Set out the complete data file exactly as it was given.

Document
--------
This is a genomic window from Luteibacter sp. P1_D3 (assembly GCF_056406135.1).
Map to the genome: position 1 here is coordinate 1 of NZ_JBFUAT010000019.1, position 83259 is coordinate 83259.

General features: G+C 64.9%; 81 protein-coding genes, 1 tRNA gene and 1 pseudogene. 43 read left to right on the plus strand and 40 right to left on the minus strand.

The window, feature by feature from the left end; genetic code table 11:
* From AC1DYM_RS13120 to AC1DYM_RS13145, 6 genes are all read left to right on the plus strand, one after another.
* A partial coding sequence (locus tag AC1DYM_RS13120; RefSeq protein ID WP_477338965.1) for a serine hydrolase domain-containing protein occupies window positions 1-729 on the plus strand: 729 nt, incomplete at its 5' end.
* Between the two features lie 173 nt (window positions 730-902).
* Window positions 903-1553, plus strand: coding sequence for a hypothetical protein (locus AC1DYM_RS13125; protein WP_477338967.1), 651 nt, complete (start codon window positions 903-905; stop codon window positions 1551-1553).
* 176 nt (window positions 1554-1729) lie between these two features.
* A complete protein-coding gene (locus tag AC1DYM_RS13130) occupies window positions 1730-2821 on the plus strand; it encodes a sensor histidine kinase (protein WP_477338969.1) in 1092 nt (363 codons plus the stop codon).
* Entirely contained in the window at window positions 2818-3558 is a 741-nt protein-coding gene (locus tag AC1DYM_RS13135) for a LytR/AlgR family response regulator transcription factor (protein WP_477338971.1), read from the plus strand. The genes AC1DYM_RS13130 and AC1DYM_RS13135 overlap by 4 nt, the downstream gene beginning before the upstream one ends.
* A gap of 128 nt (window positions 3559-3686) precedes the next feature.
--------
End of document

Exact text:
This is a genomic window from Luteibacter sp. P1_D3 (assembly GCF_056406135.1).
Map to the genome: position 1 here is coordinate 1 of NZ_JBFUAT010000019.1, position 83259 is coordinate 83259.

General features: G+C 64.9%; 81 protein-coding genes, 1 tRNA gene and 1 pseudogene. 43 read left to right on the plus strand and 40 right to left on the minus strand.

The window, feature by feature from the left end; genetic code table 11:
* From AC1DYM_RS13120 to AC1DYM_RS13145, 6 genes are all read left to right on the plus strand, one after another.
* A partial coding sequence (locus tag AC1DYM_RS13120; RefSeq protein ID WP_477338965.1) for a serine hydrolase domain-containing protein occupies window positions 1-729 on the plus strand: 729 nt, incomplete at its 5' end.
* Between the two features lie 173 nt (window positions 730-902).
* Window positions 903-1553, plus strand: coding sequence for a hypothetical protein (locus AC1DYM_RS13125; protein WP_477338967.1), 651 nt, complete (start codon window positions 903-905; stop codon window positions 1551-1553).
* 176 nt (window positions 1554-1729) lie between these two features.
* A complete protein-coding gene (locus tag AC1DYM_RS13130) occupies window positions 1730-2821 on the plus strand; it encodes a sensor histidine kinase (protein WP_477338969.1) in 1092 nt (363 codons plus the stop codon).
* Entirely contained in the window at window positions 2818-3558 is a 741-nt protein-coding gene (locus tag AC1DYM_RS13135) for a LytR/AlgR family response regulator transcription factor (protein WP_477338971.1), read from the plus strand. The genes AC1DYM_RS13130 and AC1DYM_RS13135 overlap by 4 nt, the downstream gene beginning before the upstream one ends.
* A gap of 128 nt (window positions 3559-3686) precedes the next feature.